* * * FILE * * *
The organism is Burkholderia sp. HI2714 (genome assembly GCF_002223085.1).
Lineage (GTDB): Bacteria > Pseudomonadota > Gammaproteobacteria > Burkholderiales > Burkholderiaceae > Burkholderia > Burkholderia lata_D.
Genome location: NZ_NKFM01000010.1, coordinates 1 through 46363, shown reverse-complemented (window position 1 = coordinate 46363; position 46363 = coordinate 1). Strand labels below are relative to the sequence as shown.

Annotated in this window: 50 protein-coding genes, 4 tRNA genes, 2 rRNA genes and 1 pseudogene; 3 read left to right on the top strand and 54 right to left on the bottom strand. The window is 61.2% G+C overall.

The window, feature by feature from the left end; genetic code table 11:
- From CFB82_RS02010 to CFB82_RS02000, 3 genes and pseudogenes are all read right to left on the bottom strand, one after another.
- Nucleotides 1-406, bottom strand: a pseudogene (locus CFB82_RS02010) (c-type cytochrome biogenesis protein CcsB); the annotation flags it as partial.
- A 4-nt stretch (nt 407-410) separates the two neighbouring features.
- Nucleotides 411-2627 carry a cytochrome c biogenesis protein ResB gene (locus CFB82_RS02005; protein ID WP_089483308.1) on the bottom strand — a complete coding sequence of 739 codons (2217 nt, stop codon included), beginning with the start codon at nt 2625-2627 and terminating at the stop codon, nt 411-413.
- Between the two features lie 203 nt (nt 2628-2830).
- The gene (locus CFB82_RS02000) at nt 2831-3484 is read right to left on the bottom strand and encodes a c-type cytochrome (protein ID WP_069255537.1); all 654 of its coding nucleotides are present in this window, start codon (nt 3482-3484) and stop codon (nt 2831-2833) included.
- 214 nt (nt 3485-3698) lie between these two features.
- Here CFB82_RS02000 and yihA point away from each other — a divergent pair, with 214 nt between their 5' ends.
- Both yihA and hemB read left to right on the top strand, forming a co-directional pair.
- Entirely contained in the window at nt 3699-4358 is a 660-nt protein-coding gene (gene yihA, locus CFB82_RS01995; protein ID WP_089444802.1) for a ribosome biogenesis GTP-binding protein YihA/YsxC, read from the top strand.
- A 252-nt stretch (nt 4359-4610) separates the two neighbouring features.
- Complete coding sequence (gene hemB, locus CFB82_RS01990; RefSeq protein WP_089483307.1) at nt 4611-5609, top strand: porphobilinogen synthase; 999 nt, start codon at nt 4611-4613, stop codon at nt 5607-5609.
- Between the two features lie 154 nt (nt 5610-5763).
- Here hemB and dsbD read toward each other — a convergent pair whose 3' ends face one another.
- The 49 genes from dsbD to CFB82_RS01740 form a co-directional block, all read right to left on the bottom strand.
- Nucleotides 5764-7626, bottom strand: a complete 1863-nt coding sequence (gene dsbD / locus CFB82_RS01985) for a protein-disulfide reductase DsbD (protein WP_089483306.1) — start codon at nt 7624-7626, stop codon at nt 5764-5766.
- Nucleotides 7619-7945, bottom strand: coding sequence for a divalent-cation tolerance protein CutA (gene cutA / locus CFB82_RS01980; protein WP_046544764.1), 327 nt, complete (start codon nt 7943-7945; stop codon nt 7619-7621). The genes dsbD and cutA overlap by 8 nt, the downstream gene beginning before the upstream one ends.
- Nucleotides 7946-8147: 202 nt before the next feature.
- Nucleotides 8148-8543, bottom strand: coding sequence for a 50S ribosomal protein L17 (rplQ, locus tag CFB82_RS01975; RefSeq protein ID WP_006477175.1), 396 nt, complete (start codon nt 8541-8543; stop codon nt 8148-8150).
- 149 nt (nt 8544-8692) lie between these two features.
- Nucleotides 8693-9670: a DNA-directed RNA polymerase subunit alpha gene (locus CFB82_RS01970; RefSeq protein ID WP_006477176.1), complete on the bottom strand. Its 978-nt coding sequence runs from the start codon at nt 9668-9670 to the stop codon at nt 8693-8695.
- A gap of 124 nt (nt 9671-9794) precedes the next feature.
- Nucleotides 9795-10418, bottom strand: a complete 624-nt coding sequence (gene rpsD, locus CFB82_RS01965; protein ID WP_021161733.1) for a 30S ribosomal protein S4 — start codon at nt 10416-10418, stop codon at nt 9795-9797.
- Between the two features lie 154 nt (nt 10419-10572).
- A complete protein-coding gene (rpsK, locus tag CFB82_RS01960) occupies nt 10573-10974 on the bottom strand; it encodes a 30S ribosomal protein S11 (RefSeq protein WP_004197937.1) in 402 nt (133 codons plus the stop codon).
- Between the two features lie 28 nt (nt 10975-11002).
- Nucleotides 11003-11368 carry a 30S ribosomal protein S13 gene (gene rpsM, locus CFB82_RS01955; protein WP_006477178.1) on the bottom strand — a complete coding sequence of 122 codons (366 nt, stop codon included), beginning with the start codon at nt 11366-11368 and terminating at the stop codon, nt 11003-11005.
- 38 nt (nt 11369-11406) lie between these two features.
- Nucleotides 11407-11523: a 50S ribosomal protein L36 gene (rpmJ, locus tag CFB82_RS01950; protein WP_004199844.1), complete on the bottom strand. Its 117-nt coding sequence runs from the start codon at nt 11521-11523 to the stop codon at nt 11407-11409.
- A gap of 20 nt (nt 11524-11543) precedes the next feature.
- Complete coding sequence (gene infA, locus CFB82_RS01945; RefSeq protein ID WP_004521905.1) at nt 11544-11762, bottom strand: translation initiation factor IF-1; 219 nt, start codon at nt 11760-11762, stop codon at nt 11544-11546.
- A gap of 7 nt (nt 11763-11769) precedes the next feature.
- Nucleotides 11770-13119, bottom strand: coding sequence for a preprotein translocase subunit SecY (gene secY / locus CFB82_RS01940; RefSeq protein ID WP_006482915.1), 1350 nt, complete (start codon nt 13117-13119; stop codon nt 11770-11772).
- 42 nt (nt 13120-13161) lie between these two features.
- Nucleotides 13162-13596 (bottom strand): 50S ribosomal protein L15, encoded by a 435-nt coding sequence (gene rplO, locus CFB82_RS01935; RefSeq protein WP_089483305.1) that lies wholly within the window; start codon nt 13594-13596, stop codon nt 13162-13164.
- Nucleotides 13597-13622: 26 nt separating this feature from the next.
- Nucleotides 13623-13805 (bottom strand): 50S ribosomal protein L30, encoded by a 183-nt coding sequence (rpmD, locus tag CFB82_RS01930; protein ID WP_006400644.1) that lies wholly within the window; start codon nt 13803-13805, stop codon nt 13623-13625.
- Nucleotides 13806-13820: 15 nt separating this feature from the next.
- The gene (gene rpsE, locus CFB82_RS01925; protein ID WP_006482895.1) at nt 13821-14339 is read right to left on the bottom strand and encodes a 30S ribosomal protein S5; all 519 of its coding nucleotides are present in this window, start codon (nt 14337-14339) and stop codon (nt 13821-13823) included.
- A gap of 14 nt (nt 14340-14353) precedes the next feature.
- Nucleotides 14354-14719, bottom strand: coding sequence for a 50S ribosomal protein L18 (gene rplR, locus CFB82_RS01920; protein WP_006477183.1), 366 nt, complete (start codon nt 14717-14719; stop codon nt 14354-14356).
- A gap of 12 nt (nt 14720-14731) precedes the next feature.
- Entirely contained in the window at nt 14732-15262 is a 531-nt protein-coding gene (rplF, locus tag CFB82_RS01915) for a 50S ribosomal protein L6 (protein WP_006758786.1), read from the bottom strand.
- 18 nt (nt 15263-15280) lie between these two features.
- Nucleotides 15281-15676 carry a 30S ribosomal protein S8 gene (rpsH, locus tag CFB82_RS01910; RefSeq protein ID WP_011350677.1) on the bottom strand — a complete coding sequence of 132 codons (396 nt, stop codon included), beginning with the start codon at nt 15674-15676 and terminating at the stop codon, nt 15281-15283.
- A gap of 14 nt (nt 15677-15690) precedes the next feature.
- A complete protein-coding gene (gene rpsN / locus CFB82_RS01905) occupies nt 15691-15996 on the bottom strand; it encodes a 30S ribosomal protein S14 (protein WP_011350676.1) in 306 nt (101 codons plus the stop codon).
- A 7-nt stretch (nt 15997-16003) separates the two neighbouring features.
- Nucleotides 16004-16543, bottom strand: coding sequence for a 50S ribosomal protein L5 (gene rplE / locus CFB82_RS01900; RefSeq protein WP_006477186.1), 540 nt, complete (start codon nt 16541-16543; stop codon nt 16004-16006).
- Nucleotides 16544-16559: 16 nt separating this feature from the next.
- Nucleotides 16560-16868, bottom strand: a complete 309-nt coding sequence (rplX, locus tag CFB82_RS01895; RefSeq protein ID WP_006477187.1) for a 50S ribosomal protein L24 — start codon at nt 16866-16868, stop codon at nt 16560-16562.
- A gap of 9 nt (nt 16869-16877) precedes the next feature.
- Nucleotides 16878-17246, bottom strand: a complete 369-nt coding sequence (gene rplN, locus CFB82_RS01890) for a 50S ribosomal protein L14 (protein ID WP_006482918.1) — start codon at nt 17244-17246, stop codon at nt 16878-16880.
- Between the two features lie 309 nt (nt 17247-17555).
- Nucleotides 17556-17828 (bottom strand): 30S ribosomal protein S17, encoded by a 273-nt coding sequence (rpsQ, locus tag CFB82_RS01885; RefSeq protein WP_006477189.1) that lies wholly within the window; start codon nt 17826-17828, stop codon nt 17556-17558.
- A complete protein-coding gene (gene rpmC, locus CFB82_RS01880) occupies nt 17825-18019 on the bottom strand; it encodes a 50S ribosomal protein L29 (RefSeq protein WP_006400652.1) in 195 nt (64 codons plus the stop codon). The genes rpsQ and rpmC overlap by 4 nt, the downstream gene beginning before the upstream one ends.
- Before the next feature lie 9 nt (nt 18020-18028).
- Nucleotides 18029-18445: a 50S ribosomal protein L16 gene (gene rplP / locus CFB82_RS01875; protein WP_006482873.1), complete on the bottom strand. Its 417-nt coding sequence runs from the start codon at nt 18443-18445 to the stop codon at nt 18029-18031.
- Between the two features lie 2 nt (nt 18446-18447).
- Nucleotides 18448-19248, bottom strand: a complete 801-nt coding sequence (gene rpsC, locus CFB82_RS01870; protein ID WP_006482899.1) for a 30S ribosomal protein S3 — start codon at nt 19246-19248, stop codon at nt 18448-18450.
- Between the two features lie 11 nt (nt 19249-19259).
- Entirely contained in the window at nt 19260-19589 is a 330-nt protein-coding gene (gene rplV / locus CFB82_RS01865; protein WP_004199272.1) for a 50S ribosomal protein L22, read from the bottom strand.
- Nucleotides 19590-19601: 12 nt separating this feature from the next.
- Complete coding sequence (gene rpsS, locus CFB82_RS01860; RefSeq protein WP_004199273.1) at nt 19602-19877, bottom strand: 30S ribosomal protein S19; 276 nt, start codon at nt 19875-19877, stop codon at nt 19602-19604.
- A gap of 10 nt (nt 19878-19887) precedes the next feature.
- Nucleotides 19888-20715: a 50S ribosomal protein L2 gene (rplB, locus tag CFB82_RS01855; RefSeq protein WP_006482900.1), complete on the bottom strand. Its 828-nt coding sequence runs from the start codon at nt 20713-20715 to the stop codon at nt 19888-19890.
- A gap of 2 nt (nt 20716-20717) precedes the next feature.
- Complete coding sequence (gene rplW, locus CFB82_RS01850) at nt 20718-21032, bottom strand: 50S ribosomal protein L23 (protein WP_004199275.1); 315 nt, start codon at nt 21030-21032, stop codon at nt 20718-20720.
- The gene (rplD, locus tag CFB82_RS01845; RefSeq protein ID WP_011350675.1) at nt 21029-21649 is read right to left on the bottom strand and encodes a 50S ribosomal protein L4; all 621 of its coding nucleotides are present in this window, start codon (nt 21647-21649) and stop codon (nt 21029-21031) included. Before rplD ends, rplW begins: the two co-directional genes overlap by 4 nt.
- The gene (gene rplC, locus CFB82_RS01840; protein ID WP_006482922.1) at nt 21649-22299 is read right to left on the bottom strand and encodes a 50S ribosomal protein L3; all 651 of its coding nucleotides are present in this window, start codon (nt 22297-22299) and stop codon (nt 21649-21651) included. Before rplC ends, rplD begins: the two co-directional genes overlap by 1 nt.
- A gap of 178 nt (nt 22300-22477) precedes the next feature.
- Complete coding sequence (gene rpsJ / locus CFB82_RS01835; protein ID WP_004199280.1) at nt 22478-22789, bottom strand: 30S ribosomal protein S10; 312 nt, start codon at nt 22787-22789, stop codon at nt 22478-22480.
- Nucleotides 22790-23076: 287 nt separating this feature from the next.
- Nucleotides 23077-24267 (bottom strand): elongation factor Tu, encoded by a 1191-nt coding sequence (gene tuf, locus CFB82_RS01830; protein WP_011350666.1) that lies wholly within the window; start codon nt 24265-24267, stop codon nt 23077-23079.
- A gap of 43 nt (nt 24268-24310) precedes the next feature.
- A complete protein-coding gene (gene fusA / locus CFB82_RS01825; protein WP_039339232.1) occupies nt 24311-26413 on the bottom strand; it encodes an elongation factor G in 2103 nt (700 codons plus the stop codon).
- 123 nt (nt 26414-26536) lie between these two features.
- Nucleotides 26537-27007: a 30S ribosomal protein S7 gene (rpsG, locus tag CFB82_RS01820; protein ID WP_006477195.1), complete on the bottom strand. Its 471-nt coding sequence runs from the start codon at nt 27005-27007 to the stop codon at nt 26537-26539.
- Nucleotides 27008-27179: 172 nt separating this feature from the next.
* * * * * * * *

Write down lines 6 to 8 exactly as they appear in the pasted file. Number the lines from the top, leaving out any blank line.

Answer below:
- From CFB82_RS02010 to CFB82_RS02000, 3 genes and pseudogenes are all read right to left on the bottom strand, one after another.
- Nucleotides 1-406, bottom strand: a pseudogene (locus CFB82_RS02010) (c-type cytochrome biogenesis protein CcsB); the annotation flags it as partial.
- A 4-nt stretch (nt 407-410) separates the two neighbouring features.